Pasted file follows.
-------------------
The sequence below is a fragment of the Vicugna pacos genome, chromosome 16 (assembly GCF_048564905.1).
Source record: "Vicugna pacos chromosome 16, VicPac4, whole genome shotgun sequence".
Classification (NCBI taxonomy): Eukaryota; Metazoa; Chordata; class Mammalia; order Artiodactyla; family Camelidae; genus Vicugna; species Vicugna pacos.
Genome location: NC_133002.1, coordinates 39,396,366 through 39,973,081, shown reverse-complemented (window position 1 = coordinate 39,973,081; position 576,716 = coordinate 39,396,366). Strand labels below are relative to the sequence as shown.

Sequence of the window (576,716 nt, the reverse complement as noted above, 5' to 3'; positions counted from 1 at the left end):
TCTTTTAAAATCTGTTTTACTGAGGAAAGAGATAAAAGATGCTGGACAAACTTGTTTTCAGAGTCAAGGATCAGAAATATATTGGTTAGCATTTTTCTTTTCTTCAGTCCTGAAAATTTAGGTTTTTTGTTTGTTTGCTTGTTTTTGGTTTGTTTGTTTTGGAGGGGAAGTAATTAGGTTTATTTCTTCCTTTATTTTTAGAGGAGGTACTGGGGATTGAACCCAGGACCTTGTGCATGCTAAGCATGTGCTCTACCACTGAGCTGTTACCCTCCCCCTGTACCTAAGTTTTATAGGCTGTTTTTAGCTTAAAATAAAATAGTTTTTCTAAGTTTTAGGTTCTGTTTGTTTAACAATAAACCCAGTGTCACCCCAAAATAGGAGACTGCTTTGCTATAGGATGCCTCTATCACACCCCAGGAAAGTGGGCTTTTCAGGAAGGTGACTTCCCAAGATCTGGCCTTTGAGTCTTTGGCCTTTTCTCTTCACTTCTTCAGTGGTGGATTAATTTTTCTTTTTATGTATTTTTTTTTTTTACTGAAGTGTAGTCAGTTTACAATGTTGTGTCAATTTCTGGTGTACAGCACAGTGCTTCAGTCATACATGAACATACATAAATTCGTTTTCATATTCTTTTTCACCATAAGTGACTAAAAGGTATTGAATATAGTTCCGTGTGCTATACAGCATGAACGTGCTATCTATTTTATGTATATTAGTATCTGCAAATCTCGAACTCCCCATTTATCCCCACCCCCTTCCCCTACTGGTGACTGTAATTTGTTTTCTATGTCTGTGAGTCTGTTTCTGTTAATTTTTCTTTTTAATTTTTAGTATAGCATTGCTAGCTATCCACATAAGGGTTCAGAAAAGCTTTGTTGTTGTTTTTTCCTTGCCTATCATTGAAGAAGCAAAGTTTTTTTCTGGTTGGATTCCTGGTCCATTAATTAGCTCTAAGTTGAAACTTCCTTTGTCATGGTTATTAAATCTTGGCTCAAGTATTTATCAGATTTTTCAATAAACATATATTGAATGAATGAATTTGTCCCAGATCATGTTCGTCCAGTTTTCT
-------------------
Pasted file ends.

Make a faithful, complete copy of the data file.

The sequence below is a fragment of the Vicugna pacos genome, chromosome 16 (assembly GCF_048564905.1).
Source record: "Vicugna pacos chromosome 16, VicPac4, whole genome shotgun sequence".
Classification (NCBI taxonomy): Eukaryota; Metazoa; Chordata; class Mammalia; order Artiodactyla; family Camelidae; genus Vicugna; species Vicugna pacos.
Genome location: NC_133002.1, coordinates 39,396,366 through 39,973,081, shown reverse-complemented (window position 1 = coordinate 39,973,081; position 576,716 = coordinate 39,396,366). Strand labels below are relative to the sequence as shown.

Sequence of the window (576,716 nt, the reverse complement as noted above, 5' to 3'; positions counted from 1 at the left end):
TCTTTTAAAATCTGTTTTACTGAGGAAAGAGATAAAAGATGCTGGACAAACTTGTTTTCAGAGTCAAGGATCAGAAATATATTGGTTAGCATTTTTCTTTTCTTCAGTCCTGAAAATTTAGGTTTTTTGTTTGTTTGCTTGTTTTTGGTTTGTTTGTTTTGGAGGGGAAGTAATTAGGTTTATTTCTTCCTTTATTTTTAGAGGAGGTACTGGGGATTGAACCCAGGACCTTGTGCATGCTAAGCATGTGCTCTACCACTGAGCTGTTACCCTCCCCCTGTACCTAAGTTTTATAGGCTGTTTTTAGCTTAAAATAAAATAGTTTTTCTAAGTTTTAGGTTCTGTTTGTTTAACAATAAACCCAGTGTCACCCCAAAATAGGAGACTGCTTTGCTATAGGATGCCTCTATCACACCCCAGGAAAGTGGGCTTTTCAGGAAGGTGACTTCCCAAGATCTGGCCTTTGAGTCTTTGGCCTTTTCTCTTCACTTCTTCAGTGGTGGATTAATTTTTCTTTTTATGTATTTTTTTTTTTTACTGAAGTGTAGTCAGTTTACAATGTTGTGTCAATTTCTGGTGTACAGCACAGTGCTTCAGTCATACATGAACATACATAAATTCGTTTTCATATTCTTTTTCACCATAAGTGACTAAAAGGTATTGAATATAGTTCCGTGTGCTATACAGCATGAACGTGCTATCTATTTTATGTATATTAGTATCTGCAAATCTCGAACTCCCCATTTATCCCCACCCCCTTCCCCTACTGGTGACTGTAATTTGTTTTCTATGTCTGTGAGTCTGTTTCTGTTAATTTTTCTTTTTAATTTTTAGTATAGCATTGCTAGCTATCCACATAAGGGTTCAGAAAAGCTTTGTTGTTGTTTTTTCCTTGCCTATCATTGAAGAAGCAAAGTTTTTTTCTGGTTGGATTCCTGGTCCATTAATTAGCTCTAAGTTGAAACTTCCTTTGTCATGGTTATTAAATCTTGGCTCAAGTATTTATCAGATTTTTCAATAAACATATATTGAATGAATGAATTTGTCCCAGATCATGTTCGTCCAGTTTTCT